Boreal woodland caribou

Boreal woodland caribou


Rangifer tarandus caribou

The boreal woodland caribou, also known as woodland caribou, boreal forest caribou and forest-dwelling caribou, is a North American subspecies of reindeer with the vast majority of animals in Canada. Unlike the Porcupine caribou and barren-ground caribou, boreal woodland caribou are primarily, but not always, sedentary. The boreal woodland caribou is the largest of the caribou subspecies and is darker in colour than the barren-ground caribou. Valerius Geist, specialist on large North American mammals, described the "true" woodland caribou as ”the uniformly dark, small-maned type with the frontally emphasized, flat-beamed antlers" which is "scattered thinly along the southern rim of North American caribou distribution". Geist asserts that ”the true woodland caribou is very rare, in very great difficulties and requires the most urgent of attention", but suggests that this urgency is compromised by the inclusion of the Newfoundland caribou, the Labrador caribou, and Osborn's caribou in the Rangifer tarandus caribou subspecies. In Geist's opinion, the inclusion of these additional populations obscures the precarious position of the "true" woodland caribou. They prefer lichen-rich mature forests and mainly live in marshes, bogs, lakes and river regions. The historic range of the boreal woodland caribou covered over half of present-day Canada, stretching from Alaska to Newfoundland and Labrador. The national meta-population of this sedentary boreal ecotype spans the boreal forest from the Northwest Territories to Labrador . Their former range stretched south into the contiguous United States. By 2019, the last individual in the Lower 48 was captured and taken to a rehab center in British Columbia, thus marking the extirpation of the caribou in the contiguous U.S. The boreal woodland caribou was designated as threatened in 2002 by the Committee on the Status of Endangered Wildlife in Canada . Environment Canada reported in 2011 that there were approximately 34,000 boreal caribou in 51 ranges remaining in Canada.. In a joint report by Canadian Parks and Wilderness Society and the David Suzuki Foundation, on the status of boreal woodland caribou, claim that "the biggest risk to caribou is industrial development, which fragments their habitat and exposes them to greater predation. Scientists consider only 30% of Canada’s boreal woodland caribou populations to be self-sustaining." "They are extremely sensitive to both natural and human disturbance, and to habitat damage and fragmentation brought about by resource exploration, road building, and other human activity. New forest growth following destruction of vegetation provides habitat and food for other ungulates, which in turn attracts more predators, putting pressure on woodland caribou." Compared to barren-ground caribou or Alaskan caribou, boreal woodland caribou do not form large aggregations and are more dispersed particularly at calving time. Their seasonal movements are not as extensive. Mallory and Hillis explained how, "In North America populations of the woodland caribou subspecies typically form small isolated herds in winter but are relatively sedentary and migrate only short distances during the rest of the year." The name caribou was probably derived from the Mi'kmaq word xalibu or qalipu meaning "the one who paws". According to the then-Canadian Wildlife Service Chief Mammalogist, Frank Banfield, the earliest record of Rangifer tarandus caribou in North America is from a 1.6 million year old tooth found in the Yukon Territory. Other early records of caribou include a "45,500-year-old cranial fragment from the Yukon and a 40,600-year-old antler from Quebec." The ancestral origins of caribou prior to the last glaciation, which occurred approximately 80,000 to 10,000 years ago, are not well understood, however, during the last glaciation it is known that caribou were abundant and distributed in non-glaciated refugia both north and south of the Laurentide ice sheet.— Banfield 1961, Martin and Klein 1984, cited in Wilkerson 2010 The caribou design on the Royal Canadian Mint quarter was first used in 1937.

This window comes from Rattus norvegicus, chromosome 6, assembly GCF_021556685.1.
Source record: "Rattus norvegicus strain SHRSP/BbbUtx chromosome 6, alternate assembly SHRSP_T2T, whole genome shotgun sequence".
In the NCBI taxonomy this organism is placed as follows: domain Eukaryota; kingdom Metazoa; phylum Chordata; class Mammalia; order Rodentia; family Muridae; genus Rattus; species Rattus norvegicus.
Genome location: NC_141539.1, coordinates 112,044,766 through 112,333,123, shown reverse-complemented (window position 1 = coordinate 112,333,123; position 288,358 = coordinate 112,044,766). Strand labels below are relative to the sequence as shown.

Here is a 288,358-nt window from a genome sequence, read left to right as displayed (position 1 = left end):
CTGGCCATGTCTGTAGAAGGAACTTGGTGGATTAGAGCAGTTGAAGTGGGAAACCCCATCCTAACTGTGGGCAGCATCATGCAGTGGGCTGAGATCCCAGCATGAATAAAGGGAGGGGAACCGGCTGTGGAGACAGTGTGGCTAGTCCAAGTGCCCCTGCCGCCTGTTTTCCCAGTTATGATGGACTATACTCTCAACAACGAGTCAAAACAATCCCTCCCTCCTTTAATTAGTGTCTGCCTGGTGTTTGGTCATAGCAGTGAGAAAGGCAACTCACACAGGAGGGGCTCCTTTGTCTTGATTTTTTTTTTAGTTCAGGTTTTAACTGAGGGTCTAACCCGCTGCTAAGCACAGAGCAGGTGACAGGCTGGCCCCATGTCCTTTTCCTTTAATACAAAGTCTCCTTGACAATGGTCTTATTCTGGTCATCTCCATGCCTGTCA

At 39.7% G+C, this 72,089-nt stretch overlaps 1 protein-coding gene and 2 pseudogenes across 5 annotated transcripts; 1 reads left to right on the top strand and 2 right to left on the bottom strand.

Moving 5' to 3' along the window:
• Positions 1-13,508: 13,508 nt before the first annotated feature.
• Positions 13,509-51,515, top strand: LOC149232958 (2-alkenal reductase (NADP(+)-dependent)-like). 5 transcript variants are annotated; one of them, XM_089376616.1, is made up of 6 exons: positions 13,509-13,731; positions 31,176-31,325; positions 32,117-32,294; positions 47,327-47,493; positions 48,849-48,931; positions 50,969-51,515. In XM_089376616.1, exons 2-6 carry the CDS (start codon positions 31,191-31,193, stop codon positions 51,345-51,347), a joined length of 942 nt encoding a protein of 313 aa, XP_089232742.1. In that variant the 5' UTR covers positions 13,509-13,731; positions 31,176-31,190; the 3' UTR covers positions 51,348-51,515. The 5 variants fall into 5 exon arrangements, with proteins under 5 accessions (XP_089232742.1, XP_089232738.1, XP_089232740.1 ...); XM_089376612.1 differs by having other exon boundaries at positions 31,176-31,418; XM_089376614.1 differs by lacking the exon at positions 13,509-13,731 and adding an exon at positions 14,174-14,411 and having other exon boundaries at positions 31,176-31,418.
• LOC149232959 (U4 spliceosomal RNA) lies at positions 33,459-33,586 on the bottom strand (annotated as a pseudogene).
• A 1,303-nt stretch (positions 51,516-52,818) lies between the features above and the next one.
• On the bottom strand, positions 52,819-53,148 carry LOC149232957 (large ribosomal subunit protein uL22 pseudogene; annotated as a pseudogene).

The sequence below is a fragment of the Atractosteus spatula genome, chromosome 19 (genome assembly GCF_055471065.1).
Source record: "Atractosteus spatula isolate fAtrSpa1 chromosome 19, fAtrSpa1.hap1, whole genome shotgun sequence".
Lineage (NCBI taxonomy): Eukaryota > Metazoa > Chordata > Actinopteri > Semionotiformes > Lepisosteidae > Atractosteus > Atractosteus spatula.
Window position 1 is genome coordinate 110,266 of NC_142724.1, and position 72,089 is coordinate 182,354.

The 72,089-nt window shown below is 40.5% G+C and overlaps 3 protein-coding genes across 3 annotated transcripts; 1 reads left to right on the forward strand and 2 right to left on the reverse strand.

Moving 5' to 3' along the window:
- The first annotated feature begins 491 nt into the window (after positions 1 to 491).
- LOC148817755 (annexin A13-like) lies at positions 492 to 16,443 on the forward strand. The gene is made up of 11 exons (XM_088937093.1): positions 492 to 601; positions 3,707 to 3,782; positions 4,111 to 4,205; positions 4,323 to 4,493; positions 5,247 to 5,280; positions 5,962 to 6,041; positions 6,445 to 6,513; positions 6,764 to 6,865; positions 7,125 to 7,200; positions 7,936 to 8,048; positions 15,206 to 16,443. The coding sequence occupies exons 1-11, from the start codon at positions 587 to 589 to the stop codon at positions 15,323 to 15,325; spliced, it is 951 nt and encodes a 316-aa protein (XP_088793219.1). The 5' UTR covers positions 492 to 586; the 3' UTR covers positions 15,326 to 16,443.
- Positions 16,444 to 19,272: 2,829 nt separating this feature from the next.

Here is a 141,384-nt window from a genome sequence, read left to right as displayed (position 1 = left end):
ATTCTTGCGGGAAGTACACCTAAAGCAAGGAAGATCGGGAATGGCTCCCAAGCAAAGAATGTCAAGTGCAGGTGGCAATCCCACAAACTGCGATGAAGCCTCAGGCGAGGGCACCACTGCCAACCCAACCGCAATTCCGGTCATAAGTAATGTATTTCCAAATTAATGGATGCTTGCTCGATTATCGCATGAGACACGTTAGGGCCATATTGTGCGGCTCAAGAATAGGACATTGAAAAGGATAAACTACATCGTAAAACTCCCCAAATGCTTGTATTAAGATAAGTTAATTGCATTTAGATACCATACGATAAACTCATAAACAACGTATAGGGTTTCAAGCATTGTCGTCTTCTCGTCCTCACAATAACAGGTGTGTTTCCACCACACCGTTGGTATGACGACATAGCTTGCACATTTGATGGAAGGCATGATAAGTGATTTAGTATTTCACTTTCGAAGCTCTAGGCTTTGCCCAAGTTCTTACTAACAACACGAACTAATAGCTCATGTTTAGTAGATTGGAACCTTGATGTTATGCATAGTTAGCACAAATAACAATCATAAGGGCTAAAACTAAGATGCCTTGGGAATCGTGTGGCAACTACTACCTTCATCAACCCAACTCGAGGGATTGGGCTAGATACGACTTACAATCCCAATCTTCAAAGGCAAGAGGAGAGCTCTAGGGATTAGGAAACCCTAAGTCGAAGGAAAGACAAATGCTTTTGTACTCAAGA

This is a part of the Wikipedia article used under the Creative Commons Attribution-Sharealike 3.0 Unported License (CC-BY-SA).

Habits and Lifestyle

Diet and Nutrition


1. Boreal woodland caribou Wikipedia article -

More Fascinating Animals to Learn About